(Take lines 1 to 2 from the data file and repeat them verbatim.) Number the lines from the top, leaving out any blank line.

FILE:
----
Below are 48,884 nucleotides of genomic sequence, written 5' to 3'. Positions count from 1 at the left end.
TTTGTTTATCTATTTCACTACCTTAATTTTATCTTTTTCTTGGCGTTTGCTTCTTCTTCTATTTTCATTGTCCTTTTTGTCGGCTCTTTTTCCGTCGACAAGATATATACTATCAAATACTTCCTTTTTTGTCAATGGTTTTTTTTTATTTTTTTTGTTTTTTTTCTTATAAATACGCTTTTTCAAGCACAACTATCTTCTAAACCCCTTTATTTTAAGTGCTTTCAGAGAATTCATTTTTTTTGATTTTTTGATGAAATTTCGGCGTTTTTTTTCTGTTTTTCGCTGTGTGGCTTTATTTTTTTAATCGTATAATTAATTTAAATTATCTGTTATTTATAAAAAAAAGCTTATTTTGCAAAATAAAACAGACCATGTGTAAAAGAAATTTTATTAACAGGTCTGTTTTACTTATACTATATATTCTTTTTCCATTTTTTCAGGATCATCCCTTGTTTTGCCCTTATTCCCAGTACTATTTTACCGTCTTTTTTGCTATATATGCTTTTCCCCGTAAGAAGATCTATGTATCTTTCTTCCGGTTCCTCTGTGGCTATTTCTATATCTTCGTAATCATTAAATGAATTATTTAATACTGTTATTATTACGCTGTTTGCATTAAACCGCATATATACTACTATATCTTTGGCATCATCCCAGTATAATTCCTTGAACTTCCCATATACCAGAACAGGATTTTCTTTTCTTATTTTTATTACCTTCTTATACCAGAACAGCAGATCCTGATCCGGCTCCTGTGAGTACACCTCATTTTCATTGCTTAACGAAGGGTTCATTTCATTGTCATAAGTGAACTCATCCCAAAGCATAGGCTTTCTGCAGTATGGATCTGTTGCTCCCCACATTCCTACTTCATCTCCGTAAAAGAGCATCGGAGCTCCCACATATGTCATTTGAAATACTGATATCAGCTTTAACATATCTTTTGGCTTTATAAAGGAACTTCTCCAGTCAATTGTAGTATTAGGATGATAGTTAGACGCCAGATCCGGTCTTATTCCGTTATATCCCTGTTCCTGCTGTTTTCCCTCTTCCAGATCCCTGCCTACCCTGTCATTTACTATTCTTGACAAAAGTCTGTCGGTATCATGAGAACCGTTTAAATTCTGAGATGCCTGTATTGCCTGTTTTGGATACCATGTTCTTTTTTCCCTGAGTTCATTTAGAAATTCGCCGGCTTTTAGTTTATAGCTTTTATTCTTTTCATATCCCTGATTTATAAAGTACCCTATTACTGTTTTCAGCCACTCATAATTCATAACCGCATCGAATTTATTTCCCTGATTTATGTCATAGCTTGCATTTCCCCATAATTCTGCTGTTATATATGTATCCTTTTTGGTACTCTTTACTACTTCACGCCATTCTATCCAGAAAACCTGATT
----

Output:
Below are 48,884 nucleotides of genomic sequence, written 5' to 3'. Positions count from 1 at the left end.
TTTGTTTATCTATTTCACTACCTTAATTTTATCTTTTTCTTGGCGTTTGCTTCTTCTTCTATTTTCATTGTCCTTTTTGTCGGCTCTTTTTCCGTCGACAAGATATATACTATCAAATACTTCCTTTTTTGTCAATGGTTTTTTTTTATTTTTTTTGTTTTTTTTCTTATAAATACGCTTTTTCAAGCACAACTATCTTCTAAACCCCTTTATTTTAAGTGCTTTCAGAGAATTCATTTTTTTTGATTTTTTGATGAAATTTCGGCGTTTTTTTTCTGTTTTTCGCTGTGTGGCTTTATTTTTTTAATCGTATAATTAATTTAAATTATCTGTTATTTATAAAAAAAAGCTTATTTTGCAAAATAAAACAGACCATGTGTAAAAGAAATTTTATTAACAGGTCTGTTTTACTTATACTATATATTCTTTTTCCATTTTTTCAGGATCATCCCTTGTTTTGCCCTTATTCCCAGTACTATTTTACCGTCTTTTTTGCTATATATGCTTTTCCCCGTAAGAAGATCTATGTATCTTTCTTCCGGTTCCTCTGTGGCTATTTCTATATCTTCGTAATCATTAAATGAATTATTTAATACTGTTATTATTACGCTGTTTGCATTAAACCGCATATATACTACTATATCTTTGGCATCATCCCAGTATAATTCCTTGAACTTCCCATATACCAGAACAGGATTTTCTTTTCTTATTTTTATTACCTTCTTATACCAGAACAGCAGATCCTGATCCGGCTCCTGTGAGTACACCTCATTTTCATTGCTTAACGAAGGGTTCATTTCATTGTCATAAGTGAACTCATCCCAAAGCATAGGCTTTCTGCAGTATGGATCTGTTGCTCCCCACATTCCTACTTCATCTCCGTAAAAGAGCATCGGAGCTCCCACATATGTCATTTGAAATACTGATATCAGCTTTAACATATCTTTTGGCTTTATAAAGGAACTTCTCCAGTCAATTGTAGTATTAGGATGATAGTTAGACGCCAGATCCGGTCTTATTCCGTTATATCCCTGTTCCTGCTGTTTTCCCTCTTCCAGATCCCTGCCTACCCTGTCATTTACTATTCTTGACAAAAGTCTGTCGGTATCATGAGAACCGTTTAAATTCTGAGATGCCTGTATTGCCTGTTTTGGATACCATGTTCTTTTTTCCCTGAGTTCATTTAGAAATTCGCCGGCTTTTAGTTTATAGCTTTTATTCTTTTCATATCCCTGATTTATAAAGTACCCTATTACTGTTTTCAGCCACTCATAATTCATAACCGCATCGAATTTATTTCCCTGATTTATGTCATAGCTTGCATTTCCCCATAATTCTGCTGTTATATATGTATCCTTTTTGGTACTCTTTACTACTTCACGCCATTCTATCCAGAAAACCTGATT